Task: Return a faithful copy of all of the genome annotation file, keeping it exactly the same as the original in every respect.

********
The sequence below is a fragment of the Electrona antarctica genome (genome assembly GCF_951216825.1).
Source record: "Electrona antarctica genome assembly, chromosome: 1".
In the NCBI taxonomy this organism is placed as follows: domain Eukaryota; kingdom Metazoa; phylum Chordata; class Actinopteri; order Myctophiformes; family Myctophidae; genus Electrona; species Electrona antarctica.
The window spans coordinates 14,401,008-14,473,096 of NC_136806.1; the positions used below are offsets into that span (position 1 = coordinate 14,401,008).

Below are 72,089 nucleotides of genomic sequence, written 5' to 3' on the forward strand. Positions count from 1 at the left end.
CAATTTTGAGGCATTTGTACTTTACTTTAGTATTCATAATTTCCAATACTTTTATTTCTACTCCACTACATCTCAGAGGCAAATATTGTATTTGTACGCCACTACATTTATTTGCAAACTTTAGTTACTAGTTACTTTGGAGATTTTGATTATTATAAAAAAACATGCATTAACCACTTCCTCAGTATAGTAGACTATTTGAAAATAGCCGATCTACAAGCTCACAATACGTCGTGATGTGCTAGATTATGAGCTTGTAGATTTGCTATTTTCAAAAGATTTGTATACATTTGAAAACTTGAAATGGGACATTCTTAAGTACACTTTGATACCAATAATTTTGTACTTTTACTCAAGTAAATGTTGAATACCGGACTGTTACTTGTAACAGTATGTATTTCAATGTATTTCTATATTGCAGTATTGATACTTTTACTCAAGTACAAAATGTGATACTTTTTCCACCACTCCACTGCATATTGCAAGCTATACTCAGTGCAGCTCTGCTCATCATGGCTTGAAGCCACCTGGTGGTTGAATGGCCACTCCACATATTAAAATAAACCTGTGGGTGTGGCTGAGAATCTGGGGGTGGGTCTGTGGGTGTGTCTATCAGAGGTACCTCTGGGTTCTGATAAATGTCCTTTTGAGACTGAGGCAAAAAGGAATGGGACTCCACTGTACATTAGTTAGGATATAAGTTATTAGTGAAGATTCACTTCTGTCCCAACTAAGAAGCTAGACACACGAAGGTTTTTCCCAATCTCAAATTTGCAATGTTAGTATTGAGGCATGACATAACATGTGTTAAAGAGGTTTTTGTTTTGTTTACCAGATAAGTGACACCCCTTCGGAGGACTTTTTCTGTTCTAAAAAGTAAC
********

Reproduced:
The sequence below is a fragment of the Electrona antarctica genome (genome assembly GCF_951216825.1).
Source record: "Electrona antarctica genome assembly, chromosome: 1".
In the NCBI taxonomy this organism is placed as follows: domain Eukaryota; kingdom Metazoa; phylum Chordata; class Actinopteri; order Myctophiformes; family Myctophidae; genus Electrona; species Electrona antarctica.
The window spans coordinates 14,401,008-14,473,096 of NC_136806.1; the positions used below are offsets into that span (position 1 = coordinate 14,401,008).

Below are 72,089 nucleotides of genomic sequence, written 5' to 3' on the forward strand. Positions count from 1 at the left end.
CAATTTTGAGGCATTTGTACTTTACTTTAGTATTCATAATTTCCAATACTTTTATTTCTACTCCACTACATCTCAGAGGCAAATATTGTATTTGTACGCCACTACATTTATTTGCAAACTTTAGTTACTAGTTACTTTGGAGATTTTGATTATTATAAAAAAACATGCATTAACCACTTCCTCAGTATAGTAGACTATTTGAAAATAGCCGATCTACAAGCTCACAATACGTCGTGATGTGCTAGATTATGAGCTTGTAGATTTGCTATTTTCAAAAGATTTGTATACATTTGAAAACTTGAAATGGGACATTCTTAAGTACACTTTGATACCAATAATTTTGTACTTTTACTCAAGTAAATGTTGAATACCGGACTGTTACTTGTAACAGTATGTATTTCAATGTATTTCTATATTGCAGTATTGATACTTTTACTCAAGTACAAAATGTGATACTTTTTCCACCACTCCACTGCATATTGCAAGCTATACTCAGTGCAGCTCTGCTCATCATGGCTTGAAGCCACCTGGTGGTTGAATGGCCACTCCACATATTAAAATAAACCTGTGGGTGTGGCTGAGAATCTGGGGGTGGGTCTGTGGGTGTGTCTATCAGAGGTACCTCTGGGTTCTGATAAATGTCCTTTTGAGACTGAGGCAAAAAGGAATGGGACTCCACTGTACATTAGTTAGGATATAAGTTATTAGTGAAGATTCACTTCTGTCCCAACTAAGAAGCTAGACACACGAAGGTTTTTCCCAATCTCAAATTTGCAATGTTAGTATTGAGGCATGACATAACATGTGTTAAAGAGGTTTTTGTTTTGTTTACCAGATAAGTGACACCCCTTCGGAGGACTTTTTCTGTTCTAAAAAGTAAC